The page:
Jade Hope and Erin Faith Buckles were born on Thursday, February 26, 2004. They are true miracles who have beaten the odds. Conjoined from mid-chest to naval, the girls shared a pericardium (sac around the heart), diaphragm and liver. Their hearts shared a small electrical connection and beat in synch. Erin’s heart was 60% in Jade’s chest. These beautiful babies were born to Marine Gunnery Sergeant (now Master Sergeant) Kevin Buckles and his wife Melissa. They were also welcomed into this world by their brother, Kevin Jr., and sister, Taylor Joy.
Erin and Jade were successfully separated on Saturday, June 19, 2004. They returned home on Friday, July 2, 2004, just 13 days after surgery. Soon after the surgery parents Melissa and Kevin noticed that Erin was not moving her legs but doctors chalked that up as pain in her abdomen, since babies initiate kicking from areas in which she had been operated on. Erin finally underwent an MIR on her brain and spine in September of 2004 and doctors discovered she had a spinal cord injury. The damage occurred at the T3-T7 levels of her spinal cord. The injury had happened during the surgery although doctors can not pin point the exact time it happened but they do know that is was during the surgery as Erin would kick and move her legs before the twins were separated.
Erin works extremely hard at therapy, both at home and at therapy centers in order to regain as much function as she possibly can. Erin now visits many specialists to manage everything that goes along with spinal cord injuries. She will eventually be fitted with different devices and braces to help her sit and stand.
Now, there is a devastating addendum to their story. Taylor was diagnosed with a benign tumor on her spinal cord when she was 3 years old. The tumor was causing her spinal cord to be tethered; without surgery she would be paralyzed from her waist down. Her parents turned to an “amazing” pediatric neurosurgeon at Children’s National Medical Center to remove the tumor and detether her cord. Although Taylor lost some function in her right leg as well as in her bowel and bladder, her can-do-anything attitude keeps her busy splashing in the pool and playing outside with her twin sisters, Erin and Jade. Although her cord could continue to become retethered until she is done growing.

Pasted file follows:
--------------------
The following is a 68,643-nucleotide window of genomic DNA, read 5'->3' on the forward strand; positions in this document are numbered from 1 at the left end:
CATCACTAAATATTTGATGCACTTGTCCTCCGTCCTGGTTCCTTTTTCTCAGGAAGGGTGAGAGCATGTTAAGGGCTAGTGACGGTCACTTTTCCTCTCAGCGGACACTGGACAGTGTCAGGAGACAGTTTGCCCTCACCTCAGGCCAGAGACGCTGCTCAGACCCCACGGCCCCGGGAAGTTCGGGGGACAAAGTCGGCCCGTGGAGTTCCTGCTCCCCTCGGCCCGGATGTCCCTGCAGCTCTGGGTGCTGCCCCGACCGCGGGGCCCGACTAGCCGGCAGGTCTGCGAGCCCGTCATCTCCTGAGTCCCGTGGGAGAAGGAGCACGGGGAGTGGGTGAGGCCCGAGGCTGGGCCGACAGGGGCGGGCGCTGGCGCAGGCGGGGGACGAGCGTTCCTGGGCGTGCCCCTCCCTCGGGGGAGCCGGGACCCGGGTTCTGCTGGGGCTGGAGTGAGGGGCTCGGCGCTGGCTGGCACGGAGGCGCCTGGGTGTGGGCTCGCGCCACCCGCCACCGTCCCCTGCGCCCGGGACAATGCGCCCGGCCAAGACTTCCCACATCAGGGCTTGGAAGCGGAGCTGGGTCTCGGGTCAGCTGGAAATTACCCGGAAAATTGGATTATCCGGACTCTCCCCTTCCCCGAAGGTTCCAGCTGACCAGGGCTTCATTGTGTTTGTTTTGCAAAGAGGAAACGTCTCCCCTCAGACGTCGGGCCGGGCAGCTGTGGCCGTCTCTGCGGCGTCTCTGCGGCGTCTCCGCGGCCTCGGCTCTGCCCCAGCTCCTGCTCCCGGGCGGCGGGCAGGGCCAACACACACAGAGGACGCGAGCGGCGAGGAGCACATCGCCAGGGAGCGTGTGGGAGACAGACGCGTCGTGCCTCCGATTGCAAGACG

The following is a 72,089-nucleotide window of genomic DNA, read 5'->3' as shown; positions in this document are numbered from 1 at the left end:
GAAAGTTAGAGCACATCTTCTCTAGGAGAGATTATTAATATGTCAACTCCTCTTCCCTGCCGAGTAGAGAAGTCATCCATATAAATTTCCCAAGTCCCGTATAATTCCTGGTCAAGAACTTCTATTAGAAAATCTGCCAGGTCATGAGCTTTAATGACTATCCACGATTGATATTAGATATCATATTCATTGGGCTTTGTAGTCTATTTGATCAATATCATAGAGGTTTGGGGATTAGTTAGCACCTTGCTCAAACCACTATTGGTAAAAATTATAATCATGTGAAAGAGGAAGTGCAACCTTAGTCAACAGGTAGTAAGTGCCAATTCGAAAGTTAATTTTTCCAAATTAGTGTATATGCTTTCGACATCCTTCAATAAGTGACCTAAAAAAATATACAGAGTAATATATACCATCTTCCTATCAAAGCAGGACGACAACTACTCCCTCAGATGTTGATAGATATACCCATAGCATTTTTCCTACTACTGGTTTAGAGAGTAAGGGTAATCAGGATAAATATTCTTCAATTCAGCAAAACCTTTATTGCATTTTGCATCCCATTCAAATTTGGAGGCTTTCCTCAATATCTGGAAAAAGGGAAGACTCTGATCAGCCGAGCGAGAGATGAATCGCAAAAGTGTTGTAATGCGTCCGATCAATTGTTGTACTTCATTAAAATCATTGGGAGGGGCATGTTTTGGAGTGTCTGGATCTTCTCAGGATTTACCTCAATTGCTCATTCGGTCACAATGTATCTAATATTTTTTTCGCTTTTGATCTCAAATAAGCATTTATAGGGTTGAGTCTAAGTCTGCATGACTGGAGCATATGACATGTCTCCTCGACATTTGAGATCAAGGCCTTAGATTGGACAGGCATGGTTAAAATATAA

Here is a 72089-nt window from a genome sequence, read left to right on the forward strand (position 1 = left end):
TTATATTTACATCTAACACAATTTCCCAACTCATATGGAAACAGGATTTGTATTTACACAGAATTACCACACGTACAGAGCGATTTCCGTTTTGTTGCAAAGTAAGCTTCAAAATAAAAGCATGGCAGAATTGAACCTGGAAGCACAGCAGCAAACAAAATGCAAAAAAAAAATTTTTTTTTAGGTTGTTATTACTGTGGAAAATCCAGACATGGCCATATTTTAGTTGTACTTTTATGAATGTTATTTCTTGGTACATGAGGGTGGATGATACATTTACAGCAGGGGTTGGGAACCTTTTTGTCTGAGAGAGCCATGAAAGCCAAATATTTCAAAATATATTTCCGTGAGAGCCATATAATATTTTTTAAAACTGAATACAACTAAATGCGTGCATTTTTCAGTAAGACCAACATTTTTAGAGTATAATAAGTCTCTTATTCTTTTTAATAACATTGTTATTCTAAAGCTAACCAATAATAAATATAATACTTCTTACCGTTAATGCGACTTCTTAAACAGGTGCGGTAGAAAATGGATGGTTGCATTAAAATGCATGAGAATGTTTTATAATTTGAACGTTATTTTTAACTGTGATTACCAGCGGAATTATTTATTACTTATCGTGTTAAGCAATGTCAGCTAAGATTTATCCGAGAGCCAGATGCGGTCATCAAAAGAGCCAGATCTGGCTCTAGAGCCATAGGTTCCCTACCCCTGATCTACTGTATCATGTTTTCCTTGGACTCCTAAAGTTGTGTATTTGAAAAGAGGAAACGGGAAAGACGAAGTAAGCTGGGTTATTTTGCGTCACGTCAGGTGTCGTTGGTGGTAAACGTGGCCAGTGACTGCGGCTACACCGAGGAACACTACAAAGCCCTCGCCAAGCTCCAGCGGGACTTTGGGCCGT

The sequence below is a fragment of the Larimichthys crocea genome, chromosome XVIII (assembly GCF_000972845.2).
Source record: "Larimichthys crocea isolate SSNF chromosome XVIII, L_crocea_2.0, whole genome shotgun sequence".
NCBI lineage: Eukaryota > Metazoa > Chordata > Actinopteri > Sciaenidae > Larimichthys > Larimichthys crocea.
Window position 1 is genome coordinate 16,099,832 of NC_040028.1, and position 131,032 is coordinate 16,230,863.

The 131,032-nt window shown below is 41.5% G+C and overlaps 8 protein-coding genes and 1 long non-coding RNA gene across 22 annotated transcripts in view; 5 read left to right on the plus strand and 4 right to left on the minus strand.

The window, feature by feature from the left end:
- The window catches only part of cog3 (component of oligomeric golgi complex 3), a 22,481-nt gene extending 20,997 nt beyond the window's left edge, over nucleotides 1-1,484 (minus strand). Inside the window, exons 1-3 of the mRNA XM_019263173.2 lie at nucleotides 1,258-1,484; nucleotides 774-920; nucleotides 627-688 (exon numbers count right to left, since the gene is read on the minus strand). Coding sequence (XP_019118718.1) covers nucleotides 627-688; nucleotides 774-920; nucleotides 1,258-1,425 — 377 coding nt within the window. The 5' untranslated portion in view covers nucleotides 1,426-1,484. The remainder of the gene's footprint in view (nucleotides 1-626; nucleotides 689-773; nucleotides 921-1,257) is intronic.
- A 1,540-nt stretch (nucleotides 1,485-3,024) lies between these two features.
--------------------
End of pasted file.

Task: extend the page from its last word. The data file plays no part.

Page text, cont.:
Every six weeks the Buckles girls arrive in Baltimore for two weeks of therapy at Kennedy Krieger Institute. Erin fights to stand and Taylor fights to remain standing. And, that’s where we enter the story. There is nothing more uplifting than meeting the girls at the front door when they arrive at our Ronald McDonald House, their “second home.” Not one girl pauses at the front desk to check in for they know where they’re going and how to get there. For the most part they own our suite and our hearts.
Melissa has endured unfathomable medical challenges. At the least they face an uncertain future maneuvered by hope for medical miracles. Yet, in the midst of it all, they have created a family so full of love that they radiate a beautiful bliss.
Through intensive therapy and a lot of hard work, Erin has recovered some function in the muscles below the injury. She is able to do things that the first doctors thought she would never be able to do. Erin can now walk short distances with the use of special braces called KAFOs (Knee, ankle, foot orthosis) and a walker. She doesn’t allow her spinal cord injury to slow her down at all. She plays wheelchair basketball and has competed in two National Championship tournaments, she participates in adaptive rock climbing, and she races 5K’s with me. She has many big goals, and I have no doubt she will achieve them. Erin would like to play basketball in college, and she wants to compete on her school track team and in longer races once we get her racing chair. Her dream is to make the Paralympic teams for both sports. She is outgoing and determined. When Erin wants to do something, she finds a way to accomplish it.
Supporting us through all of this has been our extended family at the Ronald McDonald House. They have continuously been there for my family over the past ten years. The amazing staff has provided encouragement, love, support, friendship, and a constant cheering section for all of my girls. Being able to stay at the House means we have a wonderful room, a great kitchen, dinner every night, new friendships every time, a very safe place for all of us, and it gives me the ability to focus on Erin’s therapy without the stress of worrying about those things. We all absolutely love to stay at the Ronald McDonald House, and we are very blessed that it is available to us. We look forward to the day when the new House is built, and even more families will be able to share our amazing experience.
– Melissa Buckles